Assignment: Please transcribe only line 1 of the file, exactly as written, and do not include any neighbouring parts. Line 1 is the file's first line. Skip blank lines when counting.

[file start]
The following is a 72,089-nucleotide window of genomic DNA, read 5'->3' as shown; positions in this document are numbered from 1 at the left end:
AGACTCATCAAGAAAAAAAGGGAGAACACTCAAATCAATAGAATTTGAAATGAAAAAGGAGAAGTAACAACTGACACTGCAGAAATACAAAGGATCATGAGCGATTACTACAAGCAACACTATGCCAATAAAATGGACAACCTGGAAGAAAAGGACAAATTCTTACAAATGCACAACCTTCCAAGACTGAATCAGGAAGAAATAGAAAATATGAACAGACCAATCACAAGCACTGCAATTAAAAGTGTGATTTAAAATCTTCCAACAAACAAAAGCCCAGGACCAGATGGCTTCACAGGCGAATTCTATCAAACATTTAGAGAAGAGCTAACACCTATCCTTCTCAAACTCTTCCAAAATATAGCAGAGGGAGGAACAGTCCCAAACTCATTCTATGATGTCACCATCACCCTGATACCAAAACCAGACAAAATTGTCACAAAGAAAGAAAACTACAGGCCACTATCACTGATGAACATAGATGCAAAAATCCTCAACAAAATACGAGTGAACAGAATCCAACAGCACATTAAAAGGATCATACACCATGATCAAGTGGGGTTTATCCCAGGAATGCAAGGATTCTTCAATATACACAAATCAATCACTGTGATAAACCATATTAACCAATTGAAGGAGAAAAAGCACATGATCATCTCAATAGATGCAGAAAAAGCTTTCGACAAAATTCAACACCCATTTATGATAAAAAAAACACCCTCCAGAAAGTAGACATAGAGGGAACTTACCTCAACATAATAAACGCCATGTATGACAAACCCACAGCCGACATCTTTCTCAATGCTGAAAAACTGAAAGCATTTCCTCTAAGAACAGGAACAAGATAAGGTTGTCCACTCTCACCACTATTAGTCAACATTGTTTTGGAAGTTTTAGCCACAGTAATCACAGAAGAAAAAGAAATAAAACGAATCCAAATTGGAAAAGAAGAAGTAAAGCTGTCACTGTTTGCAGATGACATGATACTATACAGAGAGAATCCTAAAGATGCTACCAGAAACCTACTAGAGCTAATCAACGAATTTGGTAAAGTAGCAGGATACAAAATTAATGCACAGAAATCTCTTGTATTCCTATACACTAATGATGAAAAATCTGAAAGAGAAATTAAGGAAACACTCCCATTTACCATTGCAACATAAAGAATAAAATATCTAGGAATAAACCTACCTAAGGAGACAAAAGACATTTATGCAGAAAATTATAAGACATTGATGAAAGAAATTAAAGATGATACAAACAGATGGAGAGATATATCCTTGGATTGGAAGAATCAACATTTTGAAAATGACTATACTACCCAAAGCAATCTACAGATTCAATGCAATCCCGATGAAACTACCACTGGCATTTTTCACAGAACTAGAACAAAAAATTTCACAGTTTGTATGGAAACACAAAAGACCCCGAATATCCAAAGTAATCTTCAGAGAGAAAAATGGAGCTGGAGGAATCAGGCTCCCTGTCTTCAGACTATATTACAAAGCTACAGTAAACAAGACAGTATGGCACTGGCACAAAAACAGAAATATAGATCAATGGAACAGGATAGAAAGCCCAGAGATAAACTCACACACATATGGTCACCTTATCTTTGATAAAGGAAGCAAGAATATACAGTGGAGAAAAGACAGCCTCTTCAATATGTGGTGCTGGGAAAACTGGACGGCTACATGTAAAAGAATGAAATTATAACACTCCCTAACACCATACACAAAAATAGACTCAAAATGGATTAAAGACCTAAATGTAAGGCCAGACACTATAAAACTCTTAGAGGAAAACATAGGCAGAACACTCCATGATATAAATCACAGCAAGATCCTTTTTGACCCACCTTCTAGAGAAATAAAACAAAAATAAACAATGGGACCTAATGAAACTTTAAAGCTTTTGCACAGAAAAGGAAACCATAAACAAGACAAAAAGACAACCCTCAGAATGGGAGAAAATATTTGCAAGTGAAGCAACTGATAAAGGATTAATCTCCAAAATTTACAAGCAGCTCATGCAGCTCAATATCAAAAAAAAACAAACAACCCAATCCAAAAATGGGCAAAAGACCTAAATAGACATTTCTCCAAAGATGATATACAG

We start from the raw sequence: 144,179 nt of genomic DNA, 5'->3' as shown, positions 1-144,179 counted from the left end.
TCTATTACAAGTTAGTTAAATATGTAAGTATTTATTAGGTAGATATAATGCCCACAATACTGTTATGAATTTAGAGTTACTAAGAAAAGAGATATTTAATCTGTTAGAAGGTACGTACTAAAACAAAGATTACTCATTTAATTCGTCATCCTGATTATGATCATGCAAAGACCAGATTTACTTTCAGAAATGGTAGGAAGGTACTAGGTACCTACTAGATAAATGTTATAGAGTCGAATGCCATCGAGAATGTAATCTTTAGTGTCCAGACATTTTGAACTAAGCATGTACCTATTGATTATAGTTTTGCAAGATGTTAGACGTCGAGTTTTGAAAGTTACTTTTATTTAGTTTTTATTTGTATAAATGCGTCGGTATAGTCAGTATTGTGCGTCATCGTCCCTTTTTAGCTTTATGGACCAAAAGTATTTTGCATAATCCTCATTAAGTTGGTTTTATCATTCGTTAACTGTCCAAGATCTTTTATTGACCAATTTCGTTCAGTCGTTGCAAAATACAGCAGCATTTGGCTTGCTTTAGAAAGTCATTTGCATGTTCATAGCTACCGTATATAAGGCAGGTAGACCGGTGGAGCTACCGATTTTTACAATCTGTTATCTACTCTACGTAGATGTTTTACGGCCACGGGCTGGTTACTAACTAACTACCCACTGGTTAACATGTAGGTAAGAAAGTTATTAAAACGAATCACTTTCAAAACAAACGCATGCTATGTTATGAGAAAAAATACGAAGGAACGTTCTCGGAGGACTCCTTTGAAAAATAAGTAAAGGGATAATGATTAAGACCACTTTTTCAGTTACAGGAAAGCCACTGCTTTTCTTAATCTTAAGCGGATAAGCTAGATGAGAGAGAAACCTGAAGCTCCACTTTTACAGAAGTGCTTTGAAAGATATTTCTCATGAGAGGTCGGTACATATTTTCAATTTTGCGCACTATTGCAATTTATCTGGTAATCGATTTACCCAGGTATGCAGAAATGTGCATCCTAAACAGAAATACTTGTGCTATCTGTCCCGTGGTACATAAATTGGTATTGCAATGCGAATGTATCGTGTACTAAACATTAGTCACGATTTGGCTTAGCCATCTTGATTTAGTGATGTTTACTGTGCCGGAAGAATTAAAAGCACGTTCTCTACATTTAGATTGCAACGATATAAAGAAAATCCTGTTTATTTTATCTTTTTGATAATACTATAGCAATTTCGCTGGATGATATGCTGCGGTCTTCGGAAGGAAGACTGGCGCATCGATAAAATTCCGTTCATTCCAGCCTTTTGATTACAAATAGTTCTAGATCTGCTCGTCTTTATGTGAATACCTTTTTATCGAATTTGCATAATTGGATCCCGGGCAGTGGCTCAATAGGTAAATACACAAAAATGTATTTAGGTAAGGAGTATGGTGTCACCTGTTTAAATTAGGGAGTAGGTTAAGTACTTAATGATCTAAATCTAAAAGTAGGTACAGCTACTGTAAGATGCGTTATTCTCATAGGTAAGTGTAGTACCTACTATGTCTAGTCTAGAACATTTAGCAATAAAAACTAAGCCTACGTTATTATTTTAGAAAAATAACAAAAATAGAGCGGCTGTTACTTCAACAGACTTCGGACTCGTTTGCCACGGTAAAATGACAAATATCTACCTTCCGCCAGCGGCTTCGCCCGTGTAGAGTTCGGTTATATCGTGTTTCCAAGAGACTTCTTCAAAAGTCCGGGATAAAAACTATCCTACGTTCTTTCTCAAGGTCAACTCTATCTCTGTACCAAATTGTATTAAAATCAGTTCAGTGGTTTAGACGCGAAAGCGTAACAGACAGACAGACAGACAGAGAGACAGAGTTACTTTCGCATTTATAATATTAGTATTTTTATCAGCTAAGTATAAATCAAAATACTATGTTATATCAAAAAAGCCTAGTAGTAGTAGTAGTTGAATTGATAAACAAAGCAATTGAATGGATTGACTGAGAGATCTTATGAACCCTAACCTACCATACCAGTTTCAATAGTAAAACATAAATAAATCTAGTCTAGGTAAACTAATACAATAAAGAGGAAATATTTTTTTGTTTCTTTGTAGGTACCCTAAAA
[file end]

The following is a 72,089-nucleotide window of genomic DNA, read 5'->3' as shown; positions in this document are numbered from 1 at the left end: